It would appear that separatist leader Aslan Maskhadov now has a new representative in Moscow. At least, Salambek Maigov’s claim to have been appointed to that position on February 3 has not been directly contradicted by any authoritative spokesman for Maskhadov since Maigov’s Moscow press conference of February 13. Maigov conceded to the reporters at that gathering that he had not spoken directly with the head of Chechnya’s underground separatist government about his appointment, but said that he and Maskhadov have been communicating with each other by fax, audiocassette and courier.
Maigov represents a sharp contrast to the romantic guerrilla fighters who have inspired both fear and grudging respect among Russians. He has lived for most of his life in Moscow, and unlike many members of the Chechen diaspora chose not to return to his ancestral homeland in order to take up arms in either of the post-Soviet Chechen wars. He holds a graduate degree from Moscow’s prestigious Institute of World Economy and International Relations, is said to be well-connected in Russian political circles, and even holds a leadership position in a Russian political movement, the Eurasian Party.
While he opposes the March 23 referendum–any other view would destroy his credibility among both Chechens and independent human-rights activists–Maigov also likes to repeat that “Politics is the art of the possible.” In a live interview with the Ekho Moskvy radio station on February 13, he was asked whether Maskhadov had changed his position and is no longer insisting on independence for Chechnya. He pointedly declined to answer.
Maigov took pains to assure his audience that he is not a replacement for the popular Akhmed Zakaev, now in London where he is fighting a Kremlin attempt to extradite him for alleged acts of terrorism. (The Moscow daily “Kommersant” had reported on February 12 that people in Zakaev’s circle had called the announcement of the Maigov appointment “a canard,” and that Zakaev himself had refused to comment on it.) As Maigov explained the situation, Zakaev represents the separatist president in Western Europe while Maigov represents him in Moscow. He told the Ekho Moskvy audience that he intended to act strictly within the limits set for him by his appointment and that he did not have plenipotentiary authority to engage in negotiations on Maskhadov’s behalf.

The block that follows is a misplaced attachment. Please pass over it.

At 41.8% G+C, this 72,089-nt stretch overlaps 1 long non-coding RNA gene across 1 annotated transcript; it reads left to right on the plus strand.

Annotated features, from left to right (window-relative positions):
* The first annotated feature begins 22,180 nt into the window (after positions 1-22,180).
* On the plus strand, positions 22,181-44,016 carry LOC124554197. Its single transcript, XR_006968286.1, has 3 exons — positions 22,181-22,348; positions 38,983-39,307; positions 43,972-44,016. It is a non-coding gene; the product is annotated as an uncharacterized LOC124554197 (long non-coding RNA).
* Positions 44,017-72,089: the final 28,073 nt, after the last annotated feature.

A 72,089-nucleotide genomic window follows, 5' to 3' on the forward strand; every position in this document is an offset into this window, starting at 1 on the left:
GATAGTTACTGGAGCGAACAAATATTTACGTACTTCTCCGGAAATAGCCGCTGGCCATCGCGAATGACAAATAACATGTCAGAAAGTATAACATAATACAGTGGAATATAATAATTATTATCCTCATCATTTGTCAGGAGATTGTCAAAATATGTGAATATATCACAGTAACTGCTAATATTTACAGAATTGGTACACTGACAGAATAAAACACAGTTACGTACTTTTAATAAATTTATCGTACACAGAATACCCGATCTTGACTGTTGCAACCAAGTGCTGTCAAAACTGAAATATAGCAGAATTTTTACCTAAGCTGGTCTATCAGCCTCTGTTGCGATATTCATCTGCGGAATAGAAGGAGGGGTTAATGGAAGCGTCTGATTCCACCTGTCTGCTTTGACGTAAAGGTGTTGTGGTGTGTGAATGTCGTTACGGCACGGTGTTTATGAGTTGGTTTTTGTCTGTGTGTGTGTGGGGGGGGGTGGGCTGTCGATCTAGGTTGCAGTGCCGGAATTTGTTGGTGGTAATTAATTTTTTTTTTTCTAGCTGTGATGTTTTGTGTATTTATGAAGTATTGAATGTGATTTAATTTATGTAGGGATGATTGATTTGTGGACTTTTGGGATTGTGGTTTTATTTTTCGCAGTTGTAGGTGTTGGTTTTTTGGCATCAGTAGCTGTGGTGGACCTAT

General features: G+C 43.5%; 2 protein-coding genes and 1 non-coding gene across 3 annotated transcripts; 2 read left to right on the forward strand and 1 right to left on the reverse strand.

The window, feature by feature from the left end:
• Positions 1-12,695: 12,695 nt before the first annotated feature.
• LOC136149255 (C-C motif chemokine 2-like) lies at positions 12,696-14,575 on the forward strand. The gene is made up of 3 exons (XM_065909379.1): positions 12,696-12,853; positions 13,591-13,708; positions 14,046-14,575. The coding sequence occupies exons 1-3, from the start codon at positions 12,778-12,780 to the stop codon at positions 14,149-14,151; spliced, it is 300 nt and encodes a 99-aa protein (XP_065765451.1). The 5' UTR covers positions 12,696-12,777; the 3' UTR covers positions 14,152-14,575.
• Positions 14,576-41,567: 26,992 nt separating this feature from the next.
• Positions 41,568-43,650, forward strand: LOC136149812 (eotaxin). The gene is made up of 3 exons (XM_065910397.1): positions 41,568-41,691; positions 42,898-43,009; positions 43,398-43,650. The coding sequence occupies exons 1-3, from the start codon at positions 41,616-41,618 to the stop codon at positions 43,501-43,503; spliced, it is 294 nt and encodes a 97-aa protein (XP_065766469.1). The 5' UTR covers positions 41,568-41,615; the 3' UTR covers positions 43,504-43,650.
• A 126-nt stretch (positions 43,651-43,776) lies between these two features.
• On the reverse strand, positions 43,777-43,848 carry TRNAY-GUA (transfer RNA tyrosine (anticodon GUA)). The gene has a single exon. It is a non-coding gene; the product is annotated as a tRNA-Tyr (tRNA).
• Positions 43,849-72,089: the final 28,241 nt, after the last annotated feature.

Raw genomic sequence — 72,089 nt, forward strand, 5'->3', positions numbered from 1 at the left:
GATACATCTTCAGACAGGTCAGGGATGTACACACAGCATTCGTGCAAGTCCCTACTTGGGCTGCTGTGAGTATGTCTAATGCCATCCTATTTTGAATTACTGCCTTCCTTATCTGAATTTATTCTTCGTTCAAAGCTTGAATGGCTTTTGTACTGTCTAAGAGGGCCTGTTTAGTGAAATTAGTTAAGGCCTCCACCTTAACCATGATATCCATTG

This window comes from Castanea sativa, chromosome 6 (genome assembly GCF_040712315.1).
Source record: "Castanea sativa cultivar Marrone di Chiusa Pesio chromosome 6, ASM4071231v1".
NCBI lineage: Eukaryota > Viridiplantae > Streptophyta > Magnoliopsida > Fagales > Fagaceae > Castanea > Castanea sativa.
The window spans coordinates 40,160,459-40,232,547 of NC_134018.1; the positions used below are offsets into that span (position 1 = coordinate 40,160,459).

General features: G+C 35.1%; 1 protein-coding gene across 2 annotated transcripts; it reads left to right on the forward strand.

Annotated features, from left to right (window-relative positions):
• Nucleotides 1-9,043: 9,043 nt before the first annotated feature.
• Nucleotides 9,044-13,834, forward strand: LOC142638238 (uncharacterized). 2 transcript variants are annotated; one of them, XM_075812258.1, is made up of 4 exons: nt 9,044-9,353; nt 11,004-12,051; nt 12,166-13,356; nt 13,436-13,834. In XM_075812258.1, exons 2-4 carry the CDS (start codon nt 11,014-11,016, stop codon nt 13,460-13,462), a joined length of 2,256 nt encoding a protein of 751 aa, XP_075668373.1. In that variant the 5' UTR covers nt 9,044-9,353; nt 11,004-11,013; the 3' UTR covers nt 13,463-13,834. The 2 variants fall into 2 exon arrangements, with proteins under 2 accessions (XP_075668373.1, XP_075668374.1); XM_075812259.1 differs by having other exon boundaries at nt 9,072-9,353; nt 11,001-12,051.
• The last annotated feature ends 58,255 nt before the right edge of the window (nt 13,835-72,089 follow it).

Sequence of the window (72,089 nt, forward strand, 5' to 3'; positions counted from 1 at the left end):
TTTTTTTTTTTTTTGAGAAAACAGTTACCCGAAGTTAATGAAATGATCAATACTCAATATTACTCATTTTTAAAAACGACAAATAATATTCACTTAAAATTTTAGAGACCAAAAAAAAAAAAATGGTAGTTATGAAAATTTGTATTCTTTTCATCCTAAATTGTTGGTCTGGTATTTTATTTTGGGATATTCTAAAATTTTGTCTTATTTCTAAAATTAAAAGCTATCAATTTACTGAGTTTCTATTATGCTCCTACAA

According to Kommersant, Maigov did not maintain any links with the separatist government led by Dzhokhar Dudaev in the early and mid-1990s. But in 1997, after the first war, he ran for president of the de facto independent republic. He received less than one percent of the vote, and it is hard to imagine that he could have expected to do better after having spent the war years in Moscow. Nonetheless, he went on to found a political movement called “Chechen Solidarity;” in September 2001, a year after the beginning of the second Chechen war, he tried to hold an all-Chechen congress in Ingushetia with the announced purpose of creating a coalition government to include both pro-Moscow and pro-Maskhadov members. The congress was banned by the Ingush authorities and never got off the ground.
Another indication of Maigov’s position in the political spectrum is that the leadership of his Eurasian Party includes another prominent Chechen: Abdul-Khakim Sultygov, President Putin’s special representative for the observance of human rights in Chechnya.
But despite Maigov’s moderate profile, the Kremlin refused to extend an olive branch to him. According to the website Gazeta.ru, Justice Ministry officials said on February 13 that the Eurasian Party would have to expel Maigov if he does indeed hold the post which he now claims. Justice Ministry spokesman Boris Kalyagin said that “Aslan Maskhadov is a terrorist leader, and a man who calls himself his representative cannot take part in any election. Terrorist organizations are illegal in this country and they will be prosecuted in accordance with the law on fighting terrorism, including their representatives, leaders and activists.” Putin spokesman Sergei Yastrzhembsky responded to the new appointment by declaring that Moscow would not hold talks with the envoy of “a non-existent president of a non-existent state.”